I love the intimacy of a bed and breakfast. The monstrous sameness and corporate efficiency of major hotels is depersonalizing and often the only choice for travel. I prefer someone’s quaint residence to a decorated industrial cubicle, especially when prices are comparable.
Drawbacks exist. I noticed many people use bed and breakfasts as social vehicles. When I entered the living room to connect my laptop to the only available phone line, a wall of eyes greeted me. Glistening with anticipation, eight eyes followed me across the room. No one spoke, but I could feel that a few pairs of eyes were ready to have their owners re-arrange furniture so I could sit in on the “Hello, where are you from?” conversation.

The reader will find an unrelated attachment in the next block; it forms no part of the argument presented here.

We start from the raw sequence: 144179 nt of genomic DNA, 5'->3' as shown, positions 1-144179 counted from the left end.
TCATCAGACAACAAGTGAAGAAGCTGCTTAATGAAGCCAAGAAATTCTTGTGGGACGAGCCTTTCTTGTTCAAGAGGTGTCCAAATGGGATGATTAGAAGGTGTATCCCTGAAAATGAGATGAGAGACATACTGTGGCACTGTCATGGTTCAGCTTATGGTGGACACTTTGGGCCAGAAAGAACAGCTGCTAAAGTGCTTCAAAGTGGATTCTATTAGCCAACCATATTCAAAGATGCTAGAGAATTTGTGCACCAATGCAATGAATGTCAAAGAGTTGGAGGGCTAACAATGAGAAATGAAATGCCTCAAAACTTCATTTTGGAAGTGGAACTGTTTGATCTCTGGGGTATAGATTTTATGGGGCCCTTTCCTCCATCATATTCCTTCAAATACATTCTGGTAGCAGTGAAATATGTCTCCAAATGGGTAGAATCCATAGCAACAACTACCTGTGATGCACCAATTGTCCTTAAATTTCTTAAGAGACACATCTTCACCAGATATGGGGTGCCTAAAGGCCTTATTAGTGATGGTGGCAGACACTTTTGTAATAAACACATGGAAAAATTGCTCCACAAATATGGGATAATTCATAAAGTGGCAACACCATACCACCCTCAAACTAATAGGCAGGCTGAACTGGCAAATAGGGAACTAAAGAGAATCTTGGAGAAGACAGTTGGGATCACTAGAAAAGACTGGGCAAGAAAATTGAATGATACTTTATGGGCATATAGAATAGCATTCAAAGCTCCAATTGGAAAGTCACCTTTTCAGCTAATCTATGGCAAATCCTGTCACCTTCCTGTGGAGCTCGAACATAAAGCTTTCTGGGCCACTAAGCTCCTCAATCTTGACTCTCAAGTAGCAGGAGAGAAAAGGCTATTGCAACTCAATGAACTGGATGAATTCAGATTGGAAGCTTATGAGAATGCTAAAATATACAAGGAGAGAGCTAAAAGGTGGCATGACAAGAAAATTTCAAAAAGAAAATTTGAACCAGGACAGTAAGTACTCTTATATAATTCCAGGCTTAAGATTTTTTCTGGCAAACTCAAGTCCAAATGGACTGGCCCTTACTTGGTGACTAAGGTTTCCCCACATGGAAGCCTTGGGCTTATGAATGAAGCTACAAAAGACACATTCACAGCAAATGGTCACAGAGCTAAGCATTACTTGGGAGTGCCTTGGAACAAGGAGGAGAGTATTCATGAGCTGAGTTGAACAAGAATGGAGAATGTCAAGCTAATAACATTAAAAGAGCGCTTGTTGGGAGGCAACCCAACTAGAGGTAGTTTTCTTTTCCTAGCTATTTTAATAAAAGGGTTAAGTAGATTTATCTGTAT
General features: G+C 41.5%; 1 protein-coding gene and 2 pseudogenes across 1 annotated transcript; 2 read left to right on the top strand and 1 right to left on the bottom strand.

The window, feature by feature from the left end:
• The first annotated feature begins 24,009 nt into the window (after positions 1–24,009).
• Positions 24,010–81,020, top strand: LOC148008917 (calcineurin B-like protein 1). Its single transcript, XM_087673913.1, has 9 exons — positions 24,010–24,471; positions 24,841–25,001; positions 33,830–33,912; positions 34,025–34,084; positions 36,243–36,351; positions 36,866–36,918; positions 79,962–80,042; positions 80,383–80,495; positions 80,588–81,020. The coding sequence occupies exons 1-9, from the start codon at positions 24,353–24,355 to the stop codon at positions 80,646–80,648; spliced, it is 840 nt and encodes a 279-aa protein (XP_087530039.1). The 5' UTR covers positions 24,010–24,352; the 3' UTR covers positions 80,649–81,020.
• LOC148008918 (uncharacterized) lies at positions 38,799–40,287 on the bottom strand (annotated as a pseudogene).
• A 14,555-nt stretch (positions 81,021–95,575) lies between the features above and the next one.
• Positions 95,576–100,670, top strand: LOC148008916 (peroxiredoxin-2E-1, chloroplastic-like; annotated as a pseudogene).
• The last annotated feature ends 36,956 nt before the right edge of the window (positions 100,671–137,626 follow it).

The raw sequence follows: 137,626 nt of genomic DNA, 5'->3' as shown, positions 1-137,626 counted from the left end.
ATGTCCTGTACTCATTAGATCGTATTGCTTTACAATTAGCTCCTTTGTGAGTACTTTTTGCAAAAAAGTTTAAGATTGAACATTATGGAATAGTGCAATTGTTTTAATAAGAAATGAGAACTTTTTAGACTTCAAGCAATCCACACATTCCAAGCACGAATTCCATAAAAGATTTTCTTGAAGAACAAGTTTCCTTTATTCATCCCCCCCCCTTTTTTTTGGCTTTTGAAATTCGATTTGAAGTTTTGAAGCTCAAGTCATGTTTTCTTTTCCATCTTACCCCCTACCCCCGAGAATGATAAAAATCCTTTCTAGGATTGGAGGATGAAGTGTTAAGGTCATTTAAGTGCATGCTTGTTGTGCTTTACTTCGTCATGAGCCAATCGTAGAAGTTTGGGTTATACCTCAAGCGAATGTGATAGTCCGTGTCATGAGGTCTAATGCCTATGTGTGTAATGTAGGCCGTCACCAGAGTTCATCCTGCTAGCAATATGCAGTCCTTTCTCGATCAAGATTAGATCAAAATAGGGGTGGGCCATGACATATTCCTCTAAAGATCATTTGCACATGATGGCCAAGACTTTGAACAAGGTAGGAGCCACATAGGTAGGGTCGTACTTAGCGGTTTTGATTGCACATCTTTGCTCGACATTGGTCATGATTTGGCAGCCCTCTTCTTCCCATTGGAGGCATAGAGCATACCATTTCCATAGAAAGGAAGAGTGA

On occasion, I ‘ll chat and be sociable with like-minded folk. Nevertheless, my internal introvert clock eventually sounds and I must escape and do about twelve crossword puzzles. I don’t dislike people; I just prefer them in limited doses. After a six-hour drive, I sought the comforting remoteness of the Internet, not in-your-face pleasantries. I imagine I will avoid the living room for the rest of our stay.